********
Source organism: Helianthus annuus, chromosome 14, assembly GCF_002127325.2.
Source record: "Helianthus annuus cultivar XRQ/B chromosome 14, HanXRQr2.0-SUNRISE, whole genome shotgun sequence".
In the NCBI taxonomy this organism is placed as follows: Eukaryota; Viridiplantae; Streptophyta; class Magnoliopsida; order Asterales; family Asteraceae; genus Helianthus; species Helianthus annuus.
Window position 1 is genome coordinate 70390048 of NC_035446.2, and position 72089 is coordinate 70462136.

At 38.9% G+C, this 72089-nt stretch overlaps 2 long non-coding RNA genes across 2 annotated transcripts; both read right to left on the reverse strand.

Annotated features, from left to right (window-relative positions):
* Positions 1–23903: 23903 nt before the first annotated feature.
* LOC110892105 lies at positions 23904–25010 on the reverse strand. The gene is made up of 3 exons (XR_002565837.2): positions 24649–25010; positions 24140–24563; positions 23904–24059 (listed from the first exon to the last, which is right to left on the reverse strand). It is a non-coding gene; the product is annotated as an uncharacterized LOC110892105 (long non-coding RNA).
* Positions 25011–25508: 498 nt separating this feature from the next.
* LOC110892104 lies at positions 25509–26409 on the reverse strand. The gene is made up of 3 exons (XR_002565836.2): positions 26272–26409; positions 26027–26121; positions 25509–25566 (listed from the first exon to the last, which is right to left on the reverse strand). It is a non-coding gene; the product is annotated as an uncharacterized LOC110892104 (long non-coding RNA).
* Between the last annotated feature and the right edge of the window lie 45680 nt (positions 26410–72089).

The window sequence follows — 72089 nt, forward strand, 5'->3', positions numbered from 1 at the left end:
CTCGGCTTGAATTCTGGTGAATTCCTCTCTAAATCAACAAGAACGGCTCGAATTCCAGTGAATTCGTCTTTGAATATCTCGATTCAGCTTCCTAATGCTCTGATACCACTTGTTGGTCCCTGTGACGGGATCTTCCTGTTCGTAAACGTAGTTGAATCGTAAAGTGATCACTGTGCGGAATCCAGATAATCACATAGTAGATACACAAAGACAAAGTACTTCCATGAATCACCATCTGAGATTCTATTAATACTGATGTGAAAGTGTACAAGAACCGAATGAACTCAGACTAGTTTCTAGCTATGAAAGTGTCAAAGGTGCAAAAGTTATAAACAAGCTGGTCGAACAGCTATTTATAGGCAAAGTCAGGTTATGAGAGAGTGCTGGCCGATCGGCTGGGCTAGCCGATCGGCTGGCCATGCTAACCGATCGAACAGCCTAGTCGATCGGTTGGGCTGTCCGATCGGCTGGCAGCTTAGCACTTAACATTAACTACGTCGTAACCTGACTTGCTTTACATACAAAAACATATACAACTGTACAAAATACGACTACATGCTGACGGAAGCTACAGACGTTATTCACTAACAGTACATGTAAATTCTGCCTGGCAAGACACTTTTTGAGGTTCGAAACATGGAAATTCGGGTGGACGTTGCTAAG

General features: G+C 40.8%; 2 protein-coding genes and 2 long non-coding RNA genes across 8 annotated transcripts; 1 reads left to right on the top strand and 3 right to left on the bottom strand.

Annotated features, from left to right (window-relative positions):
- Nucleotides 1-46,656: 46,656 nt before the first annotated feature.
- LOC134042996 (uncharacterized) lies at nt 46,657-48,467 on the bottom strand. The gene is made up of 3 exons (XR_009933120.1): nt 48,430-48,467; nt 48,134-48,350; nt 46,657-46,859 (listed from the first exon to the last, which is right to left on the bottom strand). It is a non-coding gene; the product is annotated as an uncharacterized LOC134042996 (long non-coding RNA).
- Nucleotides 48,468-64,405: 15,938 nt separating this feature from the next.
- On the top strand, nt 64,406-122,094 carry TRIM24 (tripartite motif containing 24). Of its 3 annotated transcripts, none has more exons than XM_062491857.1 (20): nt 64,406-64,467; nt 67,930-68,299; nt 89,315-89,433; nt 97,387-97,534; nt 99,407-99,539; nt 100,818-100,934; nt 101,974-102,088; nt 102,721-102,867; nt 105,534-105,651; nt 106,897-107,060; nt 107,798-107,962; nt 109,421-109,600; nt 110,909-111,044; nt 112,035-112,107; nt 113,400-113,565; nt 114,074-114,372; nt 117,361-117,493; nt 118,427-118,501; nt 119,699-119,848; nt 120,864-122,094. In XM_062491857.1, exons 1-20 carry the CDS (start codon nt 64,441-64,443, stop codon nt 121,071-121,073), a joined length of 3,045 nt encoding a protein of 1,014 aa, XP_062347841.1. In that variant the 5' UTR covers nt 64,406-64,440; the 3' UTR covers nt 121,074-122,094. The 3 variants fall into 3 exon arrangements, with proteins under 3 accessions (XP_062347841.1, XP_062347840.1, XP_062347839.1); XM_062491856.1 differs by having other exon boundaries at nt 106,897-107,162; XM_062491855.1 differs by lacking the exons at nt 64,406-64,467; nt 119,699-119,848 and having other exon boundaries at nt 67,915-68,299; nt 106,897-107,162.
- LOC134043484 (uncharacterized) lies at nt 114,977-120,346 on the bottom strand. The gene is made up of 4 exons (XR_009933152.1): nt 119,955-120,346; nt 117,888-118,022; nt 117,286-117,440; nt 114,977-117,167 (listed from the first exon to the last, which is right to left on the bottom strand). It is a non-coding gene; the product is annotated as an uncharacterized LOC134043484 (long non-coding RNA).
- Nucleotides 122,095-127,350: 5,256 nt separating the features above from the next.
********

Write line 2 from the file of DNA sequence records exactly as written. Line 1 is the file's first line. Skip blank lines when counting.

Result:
Source record: "Helianthus annuus cultivar XRQ/B chromosome 14, HanXRQr2.0-SUNRISE, whole genome shotgun sequence".